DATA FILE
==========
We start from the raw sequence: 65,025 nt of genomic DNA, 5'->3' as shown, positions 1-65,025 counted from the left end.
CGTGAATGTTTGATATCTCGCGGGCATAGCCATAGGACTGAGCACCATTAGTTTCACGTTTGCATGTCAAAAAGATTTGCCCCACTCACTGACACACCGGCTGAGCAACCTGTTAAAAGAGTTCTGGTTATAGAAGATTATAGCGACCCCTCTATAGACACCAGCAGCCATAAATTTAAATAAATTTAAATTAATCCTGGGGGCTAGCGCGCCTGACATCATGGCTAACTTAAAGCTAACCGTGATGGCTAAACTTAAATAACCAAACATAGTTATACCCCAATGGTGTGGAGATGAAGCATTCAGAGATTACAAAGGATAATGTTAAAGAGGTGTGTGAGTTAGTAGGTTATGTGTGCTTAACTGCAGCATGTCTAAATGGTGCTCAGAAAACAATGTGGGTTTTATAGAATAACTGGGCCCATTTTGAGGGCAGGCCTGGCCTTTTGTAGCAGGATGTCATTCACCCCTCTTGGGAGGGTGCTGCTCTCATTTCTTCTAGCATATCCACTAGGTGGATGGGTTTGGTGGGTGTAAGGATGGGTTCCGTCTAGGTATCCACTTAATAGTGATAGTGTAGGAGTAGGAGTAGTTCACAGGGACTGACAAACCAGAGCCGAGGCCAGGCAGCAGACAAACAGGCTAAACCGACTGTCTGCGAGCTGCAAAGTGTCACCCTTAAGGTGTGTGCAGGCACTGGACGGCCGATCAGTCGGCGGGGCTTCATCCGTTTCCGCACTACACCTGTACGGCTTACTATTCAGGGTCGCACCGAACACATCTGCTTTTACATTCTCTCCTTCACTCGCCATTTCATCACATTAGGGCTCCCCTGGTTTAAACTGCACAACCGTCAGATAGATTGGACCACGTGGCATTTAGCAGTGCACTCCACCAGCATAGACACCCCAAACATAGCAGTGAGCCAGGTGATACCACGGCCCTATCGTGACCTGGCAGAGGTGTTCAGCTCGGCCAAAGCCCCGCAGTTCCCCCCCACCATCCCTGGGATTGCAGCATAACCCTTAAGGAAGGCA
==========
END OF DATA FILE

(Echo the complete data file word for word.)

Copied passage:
We start from the raw sequence: 65,025 nt of genomic DNA, 5'->3' as shown, positions 1-65,025 counted from the left end.
CGTGAATGTTTGATATCTCGCGGGCATAGCCATAGGACTGAGCACCATTAGTTTCACGTTTGCATGTCAAAAAGATTTGCCCCACTCACTGACACACCGGCTGAGCAACCTGTTAAAAGAGTTCTGGTTATAGAAGATTATAGCGACCCCTCTATAGACACCAGCAGCCATAAATTTAAATAAATTTAAATTAATCCTGGGGGCTAGCGCGCCTGACATCATGGCTAACTTAAAGCTAACCGTGATGGCTAAACTTAAATAACCAAACATAGTTATACCCCAATGGTGTGGAGATGAAGCATTCAGAGATTACAAAGGATAATGTTAAAGAGGTGTGTGAGTTAGTAGGTTATGTGTGCTTAACTGCAGCATGTCTAAATGGTGCTCAGAAAACAATGTGGGTTTTATAGAATAACTGGGCCCATTTTGAGGGCAGGCCTGGCCTTTTGTAGCAGGATGTCATTCACCCCTCTTGGGAGGGTGCTGCTCTCATTTCTTCTAGCATATCCACTAGGTGGATGGGTTTGGTGGGTGTAAGGATGGGTTCCGTCTAGGTATCCACTTAATAGTGATAGTGTAGGAGTAGGAGTAGTTCACAGGGACTGACAAACCAGAGCCGAGGCCAGGCAGCAGACAAACAGGCTAAACCGACTGTCTGCGAGCTGCAAAGTGTCACCCTTAAGGTGTGTGCAGGCACTGGACGGCCGATCAGTCGGCGGGGCTTCATCCGTTTCCGCACTACACCTGTACGGCTTACTATTCAGGGTCGCACCGAACACATCTGCTTTTACATTCTCTCCTTCACTCGCCATTTCATCACATTAGGGCTCCCCTGGTTTAAACTGCACAACCGTCAGATAGATTGGACCACGTGGCATTTAGCAGTGCACTCCACCAGCATAGACACCCCAAACATAGCAGTGAGCCAGGTGATACCACGGCCCTATCGTGACCTGGCAGAGGTGTTCAGCTCGGCCAAAGCCCCGCAGTTCCCCCCCACCATCCCTGGGATTGCAGCATAACCCTTAAGGAAGGCA